DEFINITION: A placer deposit is a concentration of a natural material that has accumulated in unconsolidated (loose) sediments of a stream bed, beach or residual deposit. Gold freed by weathering or other processes from lode deposits is likely to accumulate in placer deposits because of its weight (gravity causes it to migrate toward the lowest spot) and resistance to corrosion. In addition, its characteristically sun-yellow color makes it easily and quickly recognizable even in very small quantities.
Placer gold mining in the United States spans a period of nearly 200 years. Earliest mining took place in the Eastern States and particularly in the southern Appalachian region during the late 1700's and early 1800's, but the richer deposits were soon exhausted, and interest turned to the West. The earliest production of any note in the West was from the Old and New Placer Diggings near Golden, Santa Fe County, N. Mex. These deposits were worked as early as 1828.
A few other deposits were mined in the succeeding years until the discovery by James Marshall on January 24, 1848, of gold in the gravels of the American River at Coloma, Calif. This discovery was a major factor in the rapid settlement of the West and triggered the SECOND of the great gold rushes in the United States. The FIRST was, of course, Conrad Reed's find on Little Meadow Creek in 1799. Because of the lure and excitement of gold mining, prospectors spread throughout the West and in subsequent years many more rich placer gold deposits were found.
DEFINITION:Lode - or "vein" - gold occurs within the solid rock in which it was deposited. If the particles of lode gold are very small - as is often the case - they may not be visible to the naked eye. In such cases, detection will depend on the results of laboratory analyses.
Among the early methods developed for recovering gold were the gold pan, the rocker, the dip-box, the long tom and the sluice. The pan is generally too slow to be effective for anything more than prospecting. The rocker is a time-honored tool of the small-scale miner with limited means. The dip-box and long tom might be considered more like simplified sluicing methods than distinct methods. The long tom method was never very popular. The simpler methods all normally involve hand-mining operations (shoveling and/or picking of the gold-bearing materials).
The gold pan or miner's pan is a shallow sheet-iron vessel with sloping sides and flat bottom used to wash gold-bearing gravel or other material containing heavy minerals. The process of washing material in a pan, referred to as "panning," is the simplest, most commonly used and least expensive method for a prospector to separate gold from the silt, sand and gravel of stream deposits.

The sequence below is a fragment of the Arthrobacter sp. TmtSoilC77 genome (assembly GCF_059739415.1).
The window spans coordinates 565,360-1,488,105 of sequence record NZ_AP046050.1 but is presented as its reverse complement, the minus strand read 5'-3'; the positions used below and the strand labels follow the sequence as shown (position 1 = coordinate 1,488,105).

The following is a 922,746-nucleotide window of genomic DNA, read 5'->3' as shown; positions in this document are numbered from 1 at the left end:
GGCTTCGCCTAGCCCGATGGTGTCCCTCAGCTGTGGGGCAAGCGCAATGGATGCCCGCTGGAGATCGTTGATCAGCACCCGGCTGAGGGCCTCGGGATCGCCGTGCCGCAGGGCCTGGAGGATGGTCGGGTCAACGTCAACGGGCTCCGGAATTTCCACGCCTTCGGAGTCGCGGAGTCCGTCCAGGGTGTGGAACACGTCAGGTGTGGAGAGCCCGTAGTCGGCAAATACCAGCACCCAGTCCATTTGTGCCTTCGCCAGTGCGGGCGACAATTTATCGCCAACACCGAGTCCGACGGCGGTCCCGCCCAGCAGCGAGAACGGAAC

Prior to the 1950's, gold pans were made primarily of stiff sheet iron. Today, most pans are made of plastic. The original standard pan was 16 inches in diameter at the top and 2-1/2 inches deep. The rim flared outward at an angle of about 50 degrees from the vertical. Smaller pans were used for testing. A 10-12 inch size pan is usually best for ease of handling and the 12-inch is the most widely available. Frying pans or other cooking utensils may also be used for panning gold but are less effective.
Before any kind of container is used for panning, it should be cleaned thoroughly. A good washing with soap and water will usually do the trick in most plastic pans. Metal pans are another story. New pans generally are greasy and should be heated over a fire until this coating is burned away by the heat.
There are different techniques and subtle variations in the art of panning - experience teaches which is best. Those with wide experience and much practice can recover the most gold with the least effort. It is often said that good panning technique lies in the action of the wrists. After much practice the good panner should be able to save even the very fine gold that may be nearly but not quite free from the black sands.
The pan is usually filled level with the top, or slightly rounded, depending somewhat upon the nature of the material being washed and the personal preference of the panner. It is then submerged in water. Still water 6 inches to 1 foot deep is best. While under water the contents of the pan are kneaded with both hands until all clay is dispersed and the lumps of dirt are thoroughly broken. Stones and pebbles are picked out after the finer material (referred to as "fines") are washed off. The pan is then held flat and shaken under water to permit the gold (which will be much heavier than any other material in the pan) to settle to the bottom. The pan is then tilted and raised quickly - keeping it under water. Such action will result in a swirling motion in the water causing the lighter material at the top of the pan to washed off. This operation is repeated until all the lighter material is gone from the pan leaving only the gold and heavy minerals behind.
Nuggets and coarse pieces of gold (called "colors") can now be picked out readily with a tweezer or with the point of a knife. Cleaning the black sand from the finer gold is more difficult and requires careful attention to prevent the finer colors from washing out of the pan during the process. This part of the operation is usually done over in a tub or over another pan so that if any gold is lost it can be recovered by repanning.
The "concentrates" (the remaining material) should be dried, and the black sands (composed largely of magnetite) can then be removed by using a magnet or by spreading the concentrate on a flat surface and gently blowing across it. In the early days, if there was an excessive quantity of black sand, the gold was usually "amalgamated" by putting a portion of a teaspoonful of mercury in the pan. The mercury would absorb the gold (see the section below on "Recovering Your Gold" for a more detailed description of this process).